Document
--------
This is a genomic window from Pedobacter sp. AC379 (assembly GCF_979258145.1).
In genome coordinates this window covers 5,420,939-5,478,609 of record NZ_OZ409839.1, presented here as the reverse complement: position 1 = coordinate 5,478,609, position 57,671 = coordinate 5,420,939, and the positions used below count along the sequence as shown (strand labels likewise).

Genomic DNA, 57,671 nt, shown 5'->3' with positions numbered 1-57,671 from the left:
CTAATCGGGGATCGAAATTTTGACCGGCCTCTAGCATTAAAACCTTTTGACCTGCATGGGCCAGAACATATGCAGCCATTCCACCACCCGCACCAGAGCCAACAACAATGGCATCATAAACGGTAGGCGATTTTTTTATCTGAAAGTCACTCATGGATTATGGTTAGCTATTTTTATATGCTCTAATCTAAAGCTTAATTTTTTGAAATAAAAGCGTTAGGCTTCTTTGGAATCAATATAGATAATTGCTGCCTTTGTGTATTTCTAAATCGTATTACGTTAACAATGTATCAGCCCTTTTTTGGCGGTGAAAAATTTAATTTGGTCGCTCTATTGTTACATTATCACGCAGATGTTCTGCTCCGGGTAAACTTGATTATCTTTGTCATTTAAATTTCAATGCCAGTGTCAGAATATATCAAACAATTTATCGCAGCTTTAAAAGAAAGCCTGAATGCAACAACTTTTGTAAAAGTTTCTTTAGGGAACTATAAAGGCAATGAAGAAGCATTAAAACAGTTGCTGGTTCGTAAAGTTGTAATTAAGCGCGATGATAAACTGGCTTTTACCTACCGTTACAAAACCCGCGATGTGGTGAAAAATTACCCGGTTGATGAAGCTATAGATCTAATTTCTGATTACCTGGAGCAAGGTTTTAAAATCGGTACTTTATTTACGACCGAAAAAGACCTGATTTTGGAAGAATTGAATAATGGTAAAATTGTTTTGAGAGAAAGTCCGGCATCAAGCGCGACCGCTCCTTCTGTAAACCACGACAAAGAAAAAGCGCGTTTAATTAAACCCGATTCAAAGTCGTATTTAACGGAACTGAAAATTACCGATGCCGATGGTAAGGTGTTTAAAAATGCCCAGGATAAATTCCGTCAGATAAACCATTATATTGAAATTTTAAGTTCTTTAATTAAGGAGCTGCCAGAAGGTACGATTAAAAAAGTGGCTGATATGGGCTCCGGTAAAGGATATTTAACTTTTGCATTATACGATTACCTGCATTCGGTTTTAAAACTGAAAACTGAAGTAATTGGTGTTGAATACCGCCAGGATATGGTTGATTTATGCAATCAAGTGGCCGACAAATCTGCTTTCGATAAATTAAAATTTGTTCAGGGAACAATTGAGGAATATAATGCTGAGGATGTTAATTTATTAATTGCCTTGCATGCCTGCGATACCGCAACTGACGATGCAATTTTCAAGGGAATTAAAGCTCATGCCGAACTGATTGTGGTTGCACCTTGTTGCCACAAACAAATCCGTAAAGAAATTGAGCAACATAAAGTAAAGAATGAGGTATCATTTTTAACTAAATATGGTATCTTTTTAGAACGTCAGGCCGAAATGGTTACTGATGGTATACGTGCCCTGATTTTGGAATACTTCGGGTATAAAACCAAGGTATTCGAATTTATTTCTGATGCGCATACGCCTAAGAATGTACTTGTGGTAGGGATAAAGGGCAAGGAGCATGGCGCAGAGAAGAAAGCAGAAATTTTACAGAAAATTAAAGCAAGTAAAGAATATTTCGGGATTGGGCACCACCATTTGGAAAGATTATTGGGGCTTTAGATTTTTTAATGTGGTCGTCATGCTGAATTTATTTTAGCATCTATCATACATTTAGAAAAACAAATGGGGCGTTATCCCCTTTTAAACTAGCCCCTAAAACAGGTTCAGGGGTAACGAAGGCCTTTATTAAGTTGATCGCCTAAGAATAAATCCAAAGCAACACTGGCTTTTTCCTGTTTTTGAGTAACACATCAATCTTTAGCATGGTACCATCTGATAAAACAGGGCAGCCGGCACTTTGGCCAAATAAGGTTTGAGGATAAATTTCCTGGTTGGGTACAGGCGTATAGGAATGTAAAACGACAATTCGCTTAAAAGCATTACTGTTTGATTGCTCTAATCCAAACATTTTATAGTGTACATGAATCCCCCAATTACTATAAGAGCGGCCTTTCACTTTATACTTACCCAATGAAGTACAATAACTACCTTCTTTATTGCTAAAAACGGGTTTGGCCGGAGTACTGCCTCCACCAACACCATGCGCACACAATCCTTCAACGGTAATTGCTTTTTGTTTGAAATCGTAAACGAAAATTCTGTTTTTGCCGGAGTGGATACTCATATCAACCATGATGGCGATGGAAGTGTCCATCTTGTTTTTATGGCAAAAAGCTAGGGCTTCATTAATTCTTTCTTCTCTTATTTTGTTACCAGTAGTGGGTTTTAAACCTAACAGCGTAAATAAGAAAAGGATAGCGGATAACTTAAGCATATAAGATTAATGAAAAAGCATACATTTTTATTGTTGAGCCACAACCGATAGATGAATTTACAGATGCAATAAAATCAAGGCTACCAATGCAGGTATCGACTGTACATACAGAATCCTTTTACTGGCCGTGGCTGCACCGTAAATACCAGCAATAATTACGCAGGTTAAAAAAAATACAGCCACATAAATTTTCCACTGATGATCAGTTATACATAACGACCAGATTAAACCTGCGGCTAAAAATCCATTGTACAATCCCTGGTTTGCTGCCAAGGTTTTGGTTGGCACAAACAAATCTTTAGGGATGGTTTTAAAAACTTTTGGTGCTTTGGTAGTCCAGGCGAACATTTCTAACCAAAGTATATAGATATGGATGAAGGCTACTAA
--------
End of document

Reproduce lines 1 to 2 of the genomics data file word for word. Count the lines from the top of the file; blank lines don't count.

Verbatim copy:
This is a genomic window from Pedobacter sp. AC379 (assembly GCF_979258145.1).
In genome coordinates this window covers 5,420,939-5,478,609 of record NZ_OZ409839.1, presented here as the reverse complement: position 1 = coordinate 5,478,609, position 57,671 = coordinate 5,420,939, and the positions used below count along the sequence as shown (strand labels likewise).